Gniew – Teutonic Castle


   The beginnings of the castle in Gniew (German Mewe) date back to the early 1290s. Previously, the surrounding areas were managed from the castellan stronghold of the Pomeranian princes, which was handed over by Prince Sambor to the Teutonic Order in 1276. In the years 1281-1283, using building material from the Pottersberg stronghold near Kałdus, the Teutonic Knights built the first castle, but it was probably not located exactly on the site of the later castle, but on a hillfort called Dybowo. The first commander of Gniew, Dietrich von Spira, was also recorded in this period. Around 1290, work began on the construction of a brick castle, which after the completion of the construction lasting approximately forty years, next to the castle in Człuchów and the castle in Gdańsk, was the most powerful Teutonic stronghold on the left bank of the Vistula.
In 1324 and 1334, two documents were issued at the Gniew castle (“datum im Gmewa castro”), indicating that the building was already substantially completed, including the castle refectory (“in refectorio castri”). Moreover, in 1334 a congress of Grand Master Luther von Braunschweig took place in Gniew. In the years 1384-1446, several further rooms of the castle and buildings outside the castle were mentioned in documents. In the second decade of the 15th century, Gniew temporarily served as the residence of former Grand Master Michael Küchmeister, who resigned from office in 1422. For this reason, the castle complex was rebuilt, during which the former entrance gate was bricked up and a new one was created from the east, and the chapel was enlarged.
   The first military operations affected the castle in Gniew probably during the Polish-Teutonic war in 1410, although the Teutonic garrison probably surrendered without a fight upon learning of the defeat at Grunwald and the death of the Gniew commander, Sigismund von Ramungen, on the battlefield. The castle and the town King Władysław Jagiełło gave to Wojciech of Szaradów, the castellan of Kamień, but his crew capitulated to the Teutonic Knights still in 1410. Like most other Teutonic strongholds, Gniew officially returned to the Order after the end of the war in 1411. The castle probably suffered some damages during the war, because in 1415 repair works were carried out on it.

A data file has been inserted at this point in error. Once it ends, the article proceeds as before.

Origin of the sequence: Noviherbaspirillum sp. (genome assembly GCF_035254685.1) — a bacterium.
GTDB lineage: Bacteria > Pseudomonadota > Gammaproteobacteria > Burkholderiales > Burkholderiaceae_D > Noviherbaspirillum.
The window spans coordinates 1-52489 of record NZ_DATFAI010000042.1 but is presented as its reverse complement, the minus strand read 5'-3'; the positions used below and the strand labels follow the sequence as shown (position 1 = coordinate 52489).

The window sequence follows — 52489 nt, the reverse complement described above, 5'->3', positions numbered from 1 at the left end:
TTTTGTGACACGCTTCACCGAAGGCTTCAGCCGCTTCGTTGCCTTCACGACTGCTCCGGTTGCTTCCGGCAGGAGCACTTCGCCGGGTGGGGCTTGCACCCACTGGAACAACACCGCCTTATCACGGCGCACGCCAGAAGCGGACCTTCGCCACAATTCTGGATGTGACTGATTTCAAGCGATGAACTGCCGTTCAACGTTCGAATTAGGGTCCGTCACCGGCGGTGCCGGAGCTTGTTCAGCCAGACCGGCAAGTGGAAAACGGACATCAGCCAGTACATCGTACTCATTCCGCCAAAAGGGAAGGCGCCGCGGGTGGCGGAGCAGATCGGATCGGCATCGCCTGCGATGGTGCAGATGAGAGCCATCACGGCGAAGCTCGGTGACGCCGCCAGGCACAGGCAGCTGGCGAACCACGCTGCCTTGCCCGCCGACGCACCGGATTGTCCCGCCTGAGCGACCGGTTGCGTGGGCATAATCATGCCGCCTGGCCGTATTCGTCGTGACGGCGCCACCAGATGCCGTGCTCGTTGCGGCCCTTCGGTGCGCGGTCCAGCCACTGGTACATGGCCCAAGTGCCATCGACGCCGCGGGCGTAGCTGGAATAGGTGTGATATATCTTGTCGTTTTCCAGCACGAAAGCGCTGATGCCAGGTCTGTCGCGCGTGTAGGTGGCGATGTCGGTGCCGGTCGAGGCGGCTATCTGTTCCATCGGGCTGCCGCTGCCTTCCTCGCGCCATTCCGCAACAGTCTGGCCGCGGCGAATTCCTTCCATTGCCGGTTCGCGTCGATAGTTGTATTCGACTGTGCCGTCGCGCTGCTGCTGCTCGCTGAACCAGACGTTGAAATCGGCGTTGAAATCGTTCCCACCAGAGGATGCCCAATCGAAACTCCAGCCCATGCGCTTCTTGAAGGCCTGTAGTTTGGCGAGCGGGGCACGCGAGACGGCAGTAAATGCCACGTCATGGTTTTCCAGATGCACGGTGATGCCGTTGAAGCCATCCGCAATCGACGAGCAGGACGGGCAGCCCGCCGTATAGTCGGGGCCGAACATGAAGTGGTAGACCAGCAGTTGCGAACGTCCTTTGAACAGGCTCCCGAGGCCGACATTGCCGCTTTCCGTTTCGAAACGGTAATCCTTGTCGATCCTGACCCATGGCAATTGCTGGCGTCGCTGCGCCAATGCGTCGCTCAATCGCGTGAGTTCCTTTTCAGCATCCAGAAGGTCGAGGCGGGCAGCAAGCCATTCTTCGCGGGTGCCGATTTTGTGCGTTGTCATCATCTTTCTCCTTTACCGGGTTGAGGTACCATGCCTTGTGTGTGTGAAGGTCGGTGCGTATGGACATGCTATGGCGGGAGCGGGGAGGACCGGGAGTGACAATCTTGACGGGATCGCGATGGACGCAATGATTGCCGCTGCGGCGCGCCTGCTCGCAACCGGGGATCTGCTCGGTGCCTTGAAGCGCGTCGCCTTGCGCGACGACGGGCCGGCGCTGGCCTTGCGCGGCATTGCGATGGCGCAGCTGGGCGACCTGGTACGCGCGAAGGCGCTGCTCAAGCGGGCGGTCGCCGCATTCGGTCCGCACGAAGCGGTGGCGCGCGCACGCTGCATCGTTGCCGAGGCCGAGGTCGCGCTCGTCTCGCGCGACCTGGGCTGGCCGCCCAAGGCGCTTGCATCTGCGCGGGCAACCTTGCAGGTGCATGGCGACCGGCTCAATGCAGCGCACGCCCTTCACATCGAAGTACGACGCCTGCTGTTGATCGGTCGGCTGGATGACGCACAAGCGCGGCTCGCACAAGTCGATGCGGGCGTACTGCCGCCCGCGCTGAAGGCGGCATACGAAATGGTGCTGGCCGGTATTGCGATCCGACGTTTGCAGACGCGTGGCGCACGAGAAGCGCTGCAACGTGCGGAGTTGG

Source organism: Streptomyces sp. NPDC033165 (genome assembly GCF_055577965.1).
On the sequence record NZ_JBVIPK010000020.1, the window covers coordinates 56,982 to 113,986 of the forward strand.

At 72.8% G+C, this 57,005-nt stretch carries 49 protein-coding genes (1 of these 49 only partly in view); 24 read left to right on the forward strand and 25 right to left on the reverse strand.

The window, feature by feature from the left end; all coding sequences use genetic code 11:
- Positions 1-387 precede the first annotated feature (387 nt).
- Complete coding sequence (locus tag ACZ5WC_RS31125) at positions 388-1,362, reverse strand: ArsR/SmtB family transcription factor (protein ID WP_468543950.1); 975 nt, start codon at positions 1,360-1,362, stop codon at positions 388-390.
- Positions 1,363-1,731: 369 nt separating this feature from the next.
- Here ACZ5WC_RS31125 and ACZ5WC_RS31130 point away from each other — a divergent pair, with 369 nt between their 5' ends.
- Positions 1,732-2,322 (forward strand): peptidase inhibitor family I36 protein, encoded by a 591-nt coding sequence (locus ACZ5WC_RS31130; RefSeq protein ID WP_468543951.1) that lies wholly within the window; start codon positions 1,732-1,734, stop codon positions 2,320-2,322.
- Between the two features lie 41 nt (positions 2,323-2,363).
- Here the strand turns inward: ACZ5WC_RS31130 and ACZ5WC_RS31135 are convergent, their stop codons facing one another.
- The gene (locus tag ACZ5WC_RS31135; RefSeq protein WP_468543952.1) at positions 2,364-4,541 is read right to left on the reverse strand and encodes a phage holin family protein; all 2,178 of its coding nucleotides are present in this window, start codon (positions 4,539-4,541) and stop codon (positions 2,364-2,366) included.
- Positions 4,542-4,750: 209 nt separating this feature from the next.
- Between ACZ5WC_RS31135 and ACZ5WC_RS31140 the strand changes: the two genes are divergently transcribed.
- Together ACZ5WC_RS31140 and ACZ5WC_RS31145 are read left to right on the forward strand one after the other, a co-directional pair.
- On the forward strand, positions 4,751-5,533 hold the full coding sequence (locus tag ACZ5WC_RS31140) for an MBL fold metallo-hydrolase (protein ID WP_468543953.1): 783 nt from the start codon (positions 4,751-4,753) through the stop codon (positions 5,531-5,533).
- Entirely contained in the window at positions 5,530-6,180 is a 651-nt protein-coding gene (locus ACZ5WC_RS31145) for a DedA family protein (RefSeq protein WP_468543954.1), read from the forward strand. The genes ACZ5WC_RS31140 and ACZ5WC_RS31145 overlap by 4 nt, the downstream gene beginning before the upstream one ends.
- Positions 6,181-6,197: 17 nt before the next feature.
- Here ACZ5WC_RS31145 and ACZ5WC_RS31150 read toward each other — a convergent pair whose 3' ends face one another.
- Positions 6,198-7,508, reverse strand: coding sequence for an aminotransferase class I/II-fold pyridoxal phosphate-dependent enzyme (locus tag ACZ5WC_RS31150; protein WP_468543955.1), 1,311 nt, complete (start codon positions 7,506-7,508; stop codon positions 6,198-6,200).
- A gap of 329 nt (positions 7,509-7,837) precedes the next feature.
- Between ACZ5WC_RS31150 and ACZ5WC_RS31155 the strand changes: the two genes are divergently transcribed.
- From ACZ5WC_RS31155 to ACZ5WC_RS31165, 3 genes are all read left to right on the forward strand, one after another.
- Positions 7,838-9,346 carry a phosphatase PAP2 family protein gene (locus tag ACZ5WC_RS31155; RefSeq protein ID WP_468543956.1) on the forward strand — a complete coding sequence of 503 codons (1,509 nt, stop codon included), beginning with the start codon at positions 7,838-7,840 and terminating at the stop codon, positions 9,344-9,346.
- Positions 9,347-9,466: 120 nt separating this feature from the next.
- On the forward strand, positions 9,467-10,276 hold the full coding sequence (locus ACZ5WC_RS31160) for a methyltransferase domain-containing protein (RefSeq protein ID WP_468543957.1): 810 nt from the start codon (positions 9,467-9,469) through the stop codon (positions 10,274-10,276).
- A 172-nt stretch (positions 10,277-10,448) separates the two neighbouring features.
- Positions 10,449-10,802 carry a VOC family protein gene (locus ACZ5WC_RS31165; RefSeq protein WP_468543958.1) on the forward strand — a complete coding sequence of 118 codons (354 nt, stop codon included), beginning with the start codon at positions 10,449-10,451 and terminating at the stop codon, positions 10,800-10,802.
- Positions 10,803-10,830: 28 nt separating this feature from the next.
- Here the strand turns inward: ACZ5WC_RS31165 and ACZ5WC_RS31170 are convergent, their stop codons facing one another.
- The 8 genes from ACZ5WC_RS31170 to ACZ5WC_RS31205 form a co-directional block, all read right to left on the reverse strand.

During the Thirteen Years’ War, the castle was besieged at the beginning of military operations in 1454. After weeks of fighting, the Pomeranian knights and mercenaries from Gdańsk, with the help of the townspeople and peasants of Gniew, caused a fire to break out, as a result of which the Teutonic crew fled and the castle was devastated. After just a few months, Gniew returned to the Teutonic Knights, although the retreating Gdańsk troops set fire to the outer bailey. Further unsuccessful sieges occurred in 1456 and 1457. Larger forces deployed near the castle in 1463, when an expedition of Polish troops under the command of Piotr Dunin was organized. After half a year of isolation, the Teutonic crew surrendered, and Gniew remained in Polish hands until the end of the war.